Trump administration slow to grant Native Americans land, say tribes

The Native American tribe to first meet the Pilgrims, the Mashpee Wampanoag, are at risk of losing their land due to a move by the US government to reverse the tribe's recognition. The National Congress of American Indians worry this is an emerging pattern.

Steven Senne/AP/File
Mashpee Wampanoag Phillip Wynne, of Sagamore, Mass., pours water to control fire and temperatures while making a mishoon, a type of boat, from a tree at the Wampanoag Homesite at Plimoth Plantation, in Plymouth, Mass.

The Mashpee Wampanoag hold a special place in US history as the tribe that first met the European settlers known as Pilgrims and participated in the feast now commemorated as Thanksgiving.

Yet it was not until 2015 – four centuries later – that they were allowed to hold 320 acres of Massachusetts land under a trust administered by the federal government, which only recognized them as a tribe eight years earlier.

Now the tribe's land holding is under threat and at risk of being lost due to a move this fall by the US government to reverse the tribe's official recognition, saying the Mashpee Wampanoag was not under federal jurisdiction at a key cut-off point in the 1930s.

"We need our trust land to provide for our people," the tribe's council chairman, Cedric Cromwell, told the Thomson Reuters Foundation.

"What is a sovereign without land?"

Other tribes are also facing new difficulties over land. The National Congress of American Indians (NCAI), the oldest and largest tribal umbrella group, said the process of incorporating holdings has slowed under US President Trump.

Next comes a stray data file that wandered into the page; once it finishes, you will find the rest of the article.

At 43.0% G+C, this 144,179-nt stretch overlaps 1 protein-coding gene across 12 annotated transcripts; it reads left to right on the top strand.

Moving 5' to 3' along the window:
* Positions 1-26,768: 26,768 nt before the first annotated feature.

It fears that proposed regulatory reforms to the land process – which observers said would likely be completed soon – could further complicate and further slow a process that tribes say is already too bureaucratic.

Land and poverty

Most Native American land is held in trust for tribes by the government, but it can take years or even decades to add to those holdings – an issue that many see as a key driver of poverty on reservations and an ongoing injustice.

"We've been a tribe that has had our land stolen from us over the years," said Mr. Cromwell. "We used to have 14,000 acres as a nation, and now we're talking about 320."

Derrick Beetso, NCAI general counsel, said there is growing concern that the Trump administration is "starting to establish a pattern" seeking to "limit or diminish" the amount of tribal land held by federal trust.

Strengthening landholdings was a priority under the Barack Obama administration, but the Trump administration had "started off slow" in approving new trust applications, Mr. Beetso said, many of which were holdovers from the previous government.

"What tribes want is priority from this administration that says taking land into trust is important and they support self-government – but this is yet to come," Beetso told the Thomson Reuters Foundation.

Controversial changes

Laws enacted a century ago saw the loss of two-thirds of land on Native American reservations, according to the NCAI – some 90 million acres, including some of the best parcels. About 8 percent has since been reacquired.

Concerns were heightened a year ago when the Department of the Interior (DOI) – which manages public and tribal land – proposed changes to the way the federal government takes lands into trust.

Those would include reversing streamlined measures put in place under the previous administration, giving increased voice to local authorities in land acquisitions, and handing the federal government new powers to veto such transactions.